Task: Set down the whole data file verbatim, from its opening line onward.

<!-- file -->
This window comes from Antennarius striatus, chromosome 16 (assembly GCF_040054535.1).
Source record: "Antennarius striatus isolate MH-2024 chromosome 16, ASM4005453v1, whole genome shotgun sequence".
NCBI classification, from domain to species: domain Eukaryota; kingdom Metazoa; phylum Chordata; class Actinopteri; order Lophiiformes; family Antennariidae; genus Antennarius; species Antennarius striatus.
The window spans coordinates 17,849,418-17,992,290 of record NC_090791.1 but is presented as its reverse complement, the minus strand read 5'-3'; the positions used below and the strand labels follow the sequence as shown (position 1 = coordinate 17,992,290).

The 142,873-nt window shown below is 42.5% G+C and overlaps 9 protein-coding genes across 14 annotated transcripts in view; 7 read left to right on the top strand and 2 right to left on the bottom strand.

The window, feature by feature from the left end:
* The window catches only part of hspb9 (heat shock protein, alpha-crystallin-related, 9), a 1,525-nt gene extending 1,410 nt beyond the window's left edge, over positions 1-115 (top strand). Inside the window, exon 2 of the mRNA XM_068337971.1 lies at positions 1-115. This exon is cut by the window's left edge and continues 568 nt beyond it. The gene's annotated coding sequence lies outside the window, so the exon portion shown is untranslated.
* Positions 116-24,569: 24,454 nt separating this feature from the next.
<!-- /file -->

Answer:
This window comes from Antennarius striatus, chromosome 16 (assembly GCF_040054535.1).
Source record: "Antennarius striatus isolate MH-2024 chromosome 16, ASM4005453v1, whole genome shotgun sequence".
NCBI classification, from domain to species: domain Eukaryota; kingdom Metazoa; phylum Chordata; class Actinopteri; order Lophiiformes; family Antennariidae; genus Antennarius; species Antennarius striatus.
The window spans coordinates 17,849,418-17,992,290 of record NC_090791.1 but is presented as its reverse complement, the minus strand read 5'-3'; the positions used below and the strand labels follow the sequence as shown (position 1 = coordinate 17,992,290).

The 142,873-nt window shown below is 42.5% G+C and overlaps 9 protein-coding genes across 14 annotated transcripts in view; 7 read left to right on the top strand and 2 right to left on the bottom strand.

The window, feature by feature from the left end:
* The window catches only part of hspb9 (heat shock protein, alpha-crystallin-related, 9), a 1,525-nt gene extending 1,410 nt beyond the window's left edge, over positions 1-115 (top strand). Inside the window, exon 2 of the mRNA XM_068337971.1 lies at positions 1-115. This exon is cut by the window's left edge and continues 568 nt beyond it. The gene's annotated coding sequence lies outside the window, so the exon portion shown is untranslated.
* Positions 116-24,569: 24,454 nt separating this feature from the next.